So, what is a pitch? A pitch is your story compressed into 25 five words. Or less. It is a description of the arc of the story, covering the beginning, middle and end. It should introduce an interesting character and that character should have a goal or a crisis. The setting, place or situation should intrigue your target audience. Examples follow, and note that more detailed information can be found on their website:
- What if four little guys go on a dangerous quest to destroy a stolen ring? (Lord of the Rings)
- What if a matchmaking young woman focuses on her friends but misses her own perfect match, who has been there all along. (Emma)
- A tornado blows Dorothy to Oz, incurring the wrath of a witch. A scarecrow, woodsman, and lion seek a powerful wizard to send her home. (Wizard of Oz)
Consider your pitch successful when it generates follow-up questions. Try it. When people ask for details, you’ll know it’s working. If the response is, “Oh, that’s nice. Wanna get coffee?” you should probably purchase something stronger than a coffee to drown your sorrows (my opinion, not the presenters.) Seriously, go back to the keyboard to make it perfect. The pitch is often an introductory line for the “back book” description which is then expanded. Even if your manuscript is unfinished, having a solid pitch keeps the writer focused on a powerful storyline.
I read a recent post about decision making from marketing guru, Seth Godin. He calls his process to go faster “decision hygiene.” It reminded me of principles I use for sorting mail and housework. My clean-up knowledge is based on hand-me-down wisdom like “touch things once” and “everything in its place” but in reality, anything that takes time is a decision making process.
Godin had five points to move things along faster: make decisions faster, do them in the right order, do it once, don’t look for help once you’ve started and triage the decisions.
So If I am going to write I’m going to:
- Decide what I am going to write about, and do it as quickly as possible.
- Do all organizational activities involving committees or other people’s permission first.
- Follow through with my idea, even if I start to hate it while I’m typing.
- Workshop the results only with people who will improve my writing.
- Decide what to write: a blog, novel scene, or schedule twitter feeds. If any of these items do not matter to the project at hand, I’ll choose not to focus on it.
Amy Friedman was a guest speaker at my local writing club in Ontario Library. I was curious about her knowledge about prisoners because I help out at Claremont’s Prison Library Project, mailing books to prisoners. Amy offered advice for writers, an entertaining series of short stories based on personal experiences. This is how she explained the benefits of joining a critique workshop:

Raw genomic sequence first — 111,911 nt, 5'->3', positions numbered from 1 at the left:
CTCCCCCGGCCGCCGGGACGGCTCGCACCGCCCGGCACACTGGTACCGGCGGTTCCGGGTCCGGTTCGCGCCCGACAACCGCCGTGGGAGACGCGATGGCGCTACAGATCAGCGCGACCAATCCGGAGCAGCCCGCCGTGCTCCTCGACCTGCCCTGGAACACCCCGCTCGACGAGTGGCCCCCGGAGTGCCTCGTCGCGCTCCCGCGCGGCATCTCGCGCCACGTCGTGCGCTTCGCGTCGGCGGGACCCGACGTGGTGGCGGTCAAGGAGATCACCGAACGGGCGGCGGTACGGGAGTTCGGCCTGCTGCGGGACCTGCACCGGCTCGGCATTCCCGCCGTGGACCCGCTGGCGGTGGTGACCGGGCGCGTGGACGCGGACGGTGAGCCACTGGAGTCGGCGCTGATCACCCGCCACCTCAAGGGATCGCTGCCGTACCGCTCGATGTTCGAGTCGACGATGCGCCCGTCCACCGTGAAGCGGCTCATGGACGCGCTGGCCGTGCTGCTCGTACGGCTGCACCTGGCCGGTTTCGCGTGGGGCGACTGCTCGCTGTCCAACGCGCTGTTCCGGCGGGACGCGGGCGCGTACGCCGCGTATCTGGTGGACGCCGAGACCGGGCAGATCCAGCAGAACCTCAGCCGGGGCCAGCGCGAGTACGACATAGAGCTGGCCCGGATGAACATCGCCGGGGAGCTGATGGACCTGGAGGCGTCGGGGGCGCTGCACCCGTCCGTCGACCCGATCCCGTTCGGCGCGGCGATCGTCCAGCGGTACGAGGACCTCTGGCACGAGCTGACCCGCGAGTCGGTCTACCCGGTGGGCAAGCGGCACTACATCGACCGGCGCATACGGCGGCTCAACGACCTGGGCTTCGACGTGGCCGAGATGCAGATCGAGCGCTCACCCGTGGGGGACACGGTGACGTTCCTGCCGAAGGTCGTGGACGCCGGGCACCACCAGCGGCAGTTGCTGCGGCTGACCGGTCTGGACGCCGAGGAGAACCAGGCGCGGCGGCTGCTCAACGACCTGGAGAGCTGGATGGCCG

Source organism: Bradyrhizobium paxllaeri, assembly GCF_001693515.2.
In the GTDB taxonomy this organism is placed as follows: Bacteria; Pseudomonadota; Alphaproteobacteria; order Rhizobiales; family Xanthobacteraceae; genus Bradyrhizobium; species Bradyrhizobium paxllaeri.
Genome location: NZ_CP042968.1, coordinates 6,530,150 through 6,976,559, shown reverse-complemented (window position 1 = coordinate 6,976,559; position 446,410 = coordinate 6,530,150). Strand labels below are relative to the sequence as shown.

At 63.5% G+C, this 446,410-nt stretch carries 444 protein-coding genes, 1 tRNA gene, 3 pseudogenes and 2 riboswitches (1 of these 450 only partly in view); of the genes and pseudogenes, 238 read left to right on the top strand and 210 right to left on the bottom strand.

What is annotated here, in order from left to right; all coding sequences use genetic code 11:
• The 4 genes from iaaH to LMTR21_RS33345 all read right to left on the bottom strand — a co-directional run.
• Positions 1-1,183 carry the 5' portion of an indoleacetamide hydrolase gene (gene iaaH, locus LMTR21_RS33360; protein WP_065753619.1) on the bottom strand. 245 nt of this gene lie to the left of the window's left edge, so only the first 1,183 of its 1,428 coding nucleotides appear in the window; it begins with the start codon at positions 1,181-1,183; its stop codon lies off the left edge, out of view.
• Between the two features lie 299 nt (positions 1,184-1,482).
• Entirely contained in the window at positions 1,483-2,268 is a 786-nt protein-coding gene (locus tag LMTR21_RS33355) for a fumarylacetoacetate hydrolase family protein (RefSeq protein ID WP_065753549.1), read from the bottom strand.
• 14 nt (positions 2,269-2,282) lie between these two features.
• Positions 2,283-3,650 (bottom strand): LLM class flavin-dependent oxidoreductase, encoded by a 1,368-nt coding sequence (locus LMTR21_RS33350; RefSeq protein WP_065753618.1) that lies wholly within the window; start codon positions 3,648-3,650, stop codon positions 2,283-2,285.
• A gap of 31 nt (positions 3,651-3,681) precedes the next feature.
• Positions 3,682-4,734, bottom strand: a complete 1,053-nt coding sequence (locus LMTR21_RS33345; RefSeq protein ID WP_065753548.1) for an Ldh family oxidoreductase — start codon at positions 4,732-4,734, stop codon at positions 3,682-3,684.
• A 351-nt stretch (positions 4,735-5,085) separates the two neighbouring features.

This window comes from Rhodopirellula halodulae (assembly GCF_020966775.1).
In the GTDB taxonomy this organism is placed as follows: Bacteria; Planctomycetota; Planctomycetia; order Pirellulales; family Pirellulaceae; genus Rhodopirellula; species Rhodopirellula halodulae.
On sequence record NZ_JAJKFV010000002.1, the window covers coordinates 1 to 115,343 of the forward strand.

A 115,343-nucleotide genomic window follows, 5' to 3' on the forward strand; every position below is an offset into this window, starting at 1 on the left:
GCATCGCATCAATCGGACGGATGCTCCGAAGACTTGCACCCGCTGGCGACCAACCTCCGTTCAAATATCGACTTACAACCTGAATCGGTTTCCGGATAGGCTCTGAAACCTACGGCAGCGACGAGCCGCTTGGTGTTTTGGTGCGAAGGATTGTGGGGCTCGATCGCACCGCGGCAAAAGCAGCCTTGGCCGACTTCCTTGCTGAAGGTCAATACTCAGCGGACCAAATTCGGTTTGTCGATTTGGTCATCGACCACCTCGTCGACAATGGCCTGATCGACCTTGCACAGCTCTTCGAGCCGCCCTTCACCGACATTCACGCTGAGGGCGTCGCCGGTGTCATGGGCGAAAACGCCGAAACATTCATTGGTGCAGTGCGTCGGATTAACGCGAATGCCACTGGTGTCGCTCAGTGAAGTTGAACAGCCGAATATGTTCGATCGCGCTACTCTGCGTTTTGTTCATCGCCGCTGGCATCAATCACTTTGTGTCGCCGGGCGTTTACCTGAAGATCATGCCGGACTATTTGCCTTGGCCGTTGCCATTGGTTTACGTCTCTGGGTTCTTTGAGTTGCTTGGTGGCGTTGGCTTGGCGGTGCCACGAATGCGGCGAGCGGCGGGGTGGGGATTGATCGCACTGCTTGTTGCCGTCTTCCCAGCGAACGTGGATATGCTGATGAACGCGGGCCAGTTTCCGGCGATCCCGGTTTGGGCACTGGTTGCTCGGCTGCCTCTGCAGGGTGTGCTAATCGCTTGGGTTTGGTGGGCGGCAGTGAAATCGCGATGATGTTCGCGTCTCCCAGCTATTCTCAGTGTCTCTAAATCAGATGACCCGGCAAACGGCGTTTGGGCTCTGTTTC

“When I tell people that I married a man who was serving a life sentence for murder, the most common response is negative—comments like ‘What were you thinking? Why?’ Well, I got married because I fell in love, and I fell in love with a prisoner because he was a person, and everyone is complex.
As a writer, you cannot predict people’s reactions but hearing their perspective gives you new eyes and feedback will improve your writing. When I was looking for a new critique group for my memoir ‘Desperado’s Wife,’ someone in a prospective workshop group said, ‘you married a man who was in prison. Yuck, how could you do that?’ and I decided this was the right team of people to critique my book. When my chapter about falling in love with a prisoner elicited positive reactions, it successfully moved people to think differently.”
Friedman teaches memoir and personal essay at the UCLA Extension Writers Studio, and is a journalist by training. Top on her list of advice was to write, and write often. Years of deadlines with a local newspaper kept her on task, writing two thousand words every week. Amy said this column was hard work, and a “gift” because these personal essay assignments made her writing authentic, and encouraged her to “helicopter” into new worlds for inspiration. The more she wrote, “the more clear what I was trying to say came on the page.”
It also fostered a column, “The Bedtime Story,” her idea for a newspaper story for children. Which lead to her second recommendation—pursue all chances to get your writing out into the world. Writing and discovering publishing opportunities will lead to publication, however writing for the sake of becoming published will not. Don’t write for others. Write because it has to be written, even if it were for one person.
The craft of writing is making one mess of a draft and re-writing it into a story. Once the book is written, an author is still not done. “It takes staying power, more than you’d ever imagine to finish a book project.” Agents come and go, bestselling topics come and go, and these cycles are out of your control. No one can predict what book will hit the mark. All a writer can do is write with an authentic voice and be attentive to their projects.
While working on this list, Amy had collaborated with her husband who is also a writer. His comments focused on expectations, specifically the formula of time and money—and return on investment. Few writers, even successful ones, live off the money made from selling books. Most writers have side jobs to pay the bills; her income is from teaching, editing and ghostwriting. It takes time to write a book, years to market, to publish, and a writer might not see a paycheck from a book for as long as four years. If you want to be a writer, choose to write as a career, not for the experience of a one time writing project.
Writing is a combination of negative and positive experiences. When Amy was ghostwriting a book, One Soufflé at a Time, she found herself travelling to Yorkshire, England and even had meals prepared for her by a private chef in a castle in Burgundy! A definite perk.
When you are a writer, you never know what world, fictitious or real, will open up to you.